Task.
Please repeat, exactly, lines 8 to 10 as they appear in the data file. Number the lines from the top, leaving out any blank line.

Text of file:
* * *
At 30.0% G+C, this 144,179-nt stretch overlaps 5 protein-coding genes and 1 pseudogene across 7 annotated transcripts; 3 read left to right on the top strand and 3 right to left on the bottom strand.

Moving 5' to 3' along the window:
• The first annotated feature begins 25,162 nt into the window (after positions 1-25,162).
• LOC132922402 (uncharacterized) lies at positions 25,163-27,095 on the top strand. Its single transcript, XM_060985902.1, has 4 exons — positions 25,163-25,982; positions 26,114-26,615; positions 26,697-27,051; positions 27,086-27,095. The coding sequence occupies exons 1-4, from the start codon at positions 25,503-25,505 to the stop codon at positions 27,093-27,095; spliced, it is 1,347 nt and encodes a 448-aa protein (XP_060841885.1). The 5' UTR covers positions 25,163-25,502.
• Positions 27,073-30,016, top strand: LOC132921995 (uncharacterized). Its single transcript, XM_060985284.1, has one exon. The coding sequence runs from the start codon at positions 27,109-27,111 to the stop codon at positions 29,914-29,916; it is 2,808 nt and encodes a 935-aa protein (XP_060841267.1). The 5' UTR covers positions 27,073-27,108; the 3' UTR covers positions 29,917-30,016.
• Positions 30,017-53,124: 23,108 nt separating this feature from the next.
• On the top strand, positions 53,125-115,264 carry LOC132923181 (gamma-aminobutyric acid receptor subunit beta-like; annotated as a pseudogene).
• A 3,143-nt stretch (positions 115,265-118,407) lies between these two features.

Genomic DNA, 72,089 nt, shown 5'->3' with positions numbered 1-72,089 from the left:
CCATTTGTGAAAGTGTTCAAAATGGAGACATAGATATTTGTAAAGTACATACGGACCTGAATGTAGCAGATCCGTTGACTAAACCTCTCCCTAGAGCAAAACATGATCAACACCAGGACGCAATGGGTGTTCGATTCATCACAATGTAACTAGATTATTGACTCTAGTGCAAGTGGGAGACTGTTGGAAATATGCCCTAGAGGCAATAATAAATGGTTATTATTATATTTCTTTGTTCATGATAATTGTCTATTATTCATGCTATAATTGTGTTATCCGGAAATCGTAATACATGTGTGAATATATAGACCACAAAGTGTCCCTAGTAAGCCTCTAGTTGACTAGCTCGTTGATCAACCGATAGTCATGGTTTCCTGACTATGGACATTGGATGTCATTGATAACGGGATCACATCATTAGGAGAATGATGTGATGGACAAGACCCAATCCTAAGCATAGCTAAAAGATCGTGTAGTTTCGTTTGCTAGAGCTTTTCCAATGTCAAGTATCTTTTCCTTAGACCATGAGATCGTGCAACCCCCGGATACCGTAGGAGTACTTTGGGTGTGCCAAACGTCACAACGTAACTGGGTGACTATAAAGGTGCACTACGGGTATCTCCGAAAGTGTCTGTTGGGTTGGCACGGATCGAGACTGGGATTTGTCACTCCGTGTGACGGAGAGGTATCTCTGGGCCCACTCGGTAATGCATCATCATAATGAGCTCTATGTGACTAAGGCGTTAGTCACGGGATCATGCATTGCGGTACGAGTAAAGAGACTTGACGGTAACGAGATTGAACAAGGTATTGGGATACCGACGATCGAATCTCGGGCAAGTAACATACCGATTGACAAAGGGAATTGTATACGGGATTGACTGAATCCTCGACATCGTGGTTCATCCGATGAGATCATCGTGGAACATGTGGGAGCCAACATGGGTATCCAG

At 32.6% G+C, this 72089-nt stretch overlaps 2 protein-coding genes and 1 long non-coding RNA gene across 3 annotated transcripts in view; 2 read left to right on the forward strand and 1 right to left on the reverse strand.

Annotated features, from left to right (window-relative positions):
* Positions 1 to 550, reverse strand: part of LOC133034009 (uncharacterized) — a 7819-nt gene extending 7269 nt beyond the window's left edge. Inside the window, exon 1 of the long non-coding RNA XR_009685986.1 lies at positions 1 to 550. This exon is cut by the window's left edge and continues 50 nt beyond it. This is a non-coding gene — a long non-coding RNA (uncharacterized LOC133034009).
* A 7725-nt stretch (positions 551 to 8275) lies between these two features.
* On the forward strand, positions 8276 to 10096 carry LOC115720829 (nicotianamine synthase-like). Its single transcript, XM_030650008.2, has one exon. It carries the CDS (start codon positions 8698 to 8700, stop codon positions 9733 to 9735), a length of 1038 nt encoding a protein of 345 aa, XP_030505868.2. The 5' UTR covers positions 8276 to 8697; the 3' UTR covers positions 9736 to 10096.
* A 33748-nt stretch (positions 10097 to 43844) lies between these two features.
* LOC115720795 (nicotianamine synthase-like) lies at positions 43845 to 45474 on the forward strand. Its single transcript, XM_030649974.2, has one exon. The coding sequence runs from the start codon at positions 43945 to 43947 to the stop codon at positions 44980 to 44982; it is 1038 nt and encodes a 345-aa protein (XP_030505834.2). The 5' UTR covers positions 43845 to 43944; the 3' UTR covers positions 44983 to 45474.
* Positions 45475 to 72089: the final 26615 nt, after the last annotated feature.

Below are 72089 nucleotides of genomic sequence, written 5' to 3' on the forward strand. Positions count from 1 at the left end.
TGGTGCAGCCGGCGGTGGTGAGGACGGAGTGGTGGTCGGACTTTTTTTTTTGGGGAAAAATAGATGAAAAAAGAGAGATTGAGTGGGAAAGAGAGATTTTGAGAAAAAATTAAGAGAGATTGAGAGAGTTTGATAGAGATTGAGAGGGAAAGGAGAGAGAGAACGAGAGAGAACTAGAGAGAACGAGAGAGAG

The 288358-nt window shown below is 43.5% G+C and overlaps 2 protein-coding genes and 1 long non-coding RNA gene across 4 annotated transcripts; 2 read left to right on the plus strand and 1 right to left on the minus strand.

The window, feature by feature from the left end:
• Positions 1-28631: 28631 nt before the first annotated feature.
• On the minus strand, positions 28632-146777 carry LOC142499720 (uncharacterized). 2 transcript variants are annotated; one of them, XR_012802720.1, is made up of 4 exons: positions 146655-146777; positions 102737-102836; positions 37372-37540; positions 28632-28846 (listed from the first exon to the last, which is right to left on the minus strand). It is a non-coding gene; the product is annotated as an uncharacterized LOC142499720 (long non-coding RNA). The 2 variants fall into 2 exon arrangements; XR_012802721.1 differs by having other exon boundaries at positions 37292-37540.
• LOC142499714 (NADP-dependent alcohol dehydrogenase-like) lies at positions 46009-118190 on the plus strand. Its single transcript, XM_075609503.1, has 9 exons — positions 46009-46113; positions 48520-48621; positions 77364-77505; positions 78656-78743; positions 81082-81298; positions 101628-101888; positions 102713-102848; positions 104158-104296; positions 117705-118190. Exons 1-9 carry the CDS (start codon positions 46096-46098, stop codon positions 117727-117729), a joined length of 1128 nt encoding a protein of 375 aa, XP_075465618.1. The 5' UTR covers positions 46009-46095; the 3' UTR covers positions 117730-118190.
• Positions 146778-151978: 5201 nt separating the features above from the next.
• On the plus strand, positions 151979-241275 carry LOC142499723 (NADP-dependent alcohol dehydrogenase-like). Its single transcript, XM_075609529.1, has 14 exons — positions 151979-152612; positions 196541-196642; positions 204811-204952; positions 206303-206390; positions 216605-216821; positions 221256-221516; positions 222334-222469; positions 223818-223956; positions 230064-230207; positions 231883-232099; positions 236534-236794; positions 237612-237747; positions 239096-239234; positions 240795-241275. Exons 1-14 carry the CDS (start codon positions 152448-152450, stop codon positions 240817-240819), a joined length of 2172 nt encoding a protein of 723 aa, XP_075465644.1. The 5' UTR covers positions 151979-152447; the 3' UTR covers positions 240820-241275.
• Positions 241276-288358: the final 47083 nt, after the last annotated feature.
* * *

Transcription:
• A 3,143-nt stretch (positions 115,265-118,407) lies between these two features.

Genomic DNA, 72,089 nt, shown 5'->3' with positions numbered 1-72,089 from the left:
CCATTTGTGAAAGTGTTCAAAATGGAGACATAGATATTTGTAAAGTACATACGGACCTGAATGTAGCAGATCCGTTGACTAAACCTCTCCCTAGAGCAAAACATGATCAACACCAGGACGCAATGGGTGTTCGATTCATCACAATGTAACTAGATTATTGACTCTAGTGCAAGTGGGAGACTGTTGGAAATATGCCCTAGAGGCAATAATAAATGGTTATTATTATATTTCTTTGTTCATGATAATTGTCTATTATTCATGCTATAATTGTGTTATCCGGAAATCGTAATACATGTGTGAATATATAGACCACAAAGTGTCCCTAGTAAGCCTCTAGTTGACTAGCTCGTTGATCAACCGATAGTCATGGTTTCCTGACTATGGACATTGGATGTCATTGATAACGGGATCACATCATTAGGAGAATGATGTGATGGACAAGACCCAATCCTAAGCATAGCTAAAAGATCGTGTAGTTTCGTTTGCTAGAGCTTTTCCAATGTCAAGTATCTTTTCCTTAGACCATGAGATCGTGCAACCCCCGGATACCGTAGGAGTACTTTGGGTGTGCCAAACGTCACAACGTAACTGGGTGACTATAAAGGTGCACTACGGGTATCTCCGAAAGTGTCTGTTGGGTTGGCACGGATCGAGACTGGGATTTGTCACTCCGTGTGACGGAGAGGTATCTCTGGGCCCACTCGGTAATGCATCATCATAATGAGCTCTATGTGACTAAGGCGTTAGTCACGGGATCATGCATTGCGGTACGAGTAAAGAGACTTGACGGTAACGAGATTGAACAAGGTATTGGGATACCGACGATCGAATCTCGGGCAAGTAACATACCGATTGACAAAGGGAATTGTATACGGGATTGACTGAATCCTCGACATCGTGGTTCATCCGATGAGATCATCGTGGAACATGTGGGAGCCAACATGGGTATCCAG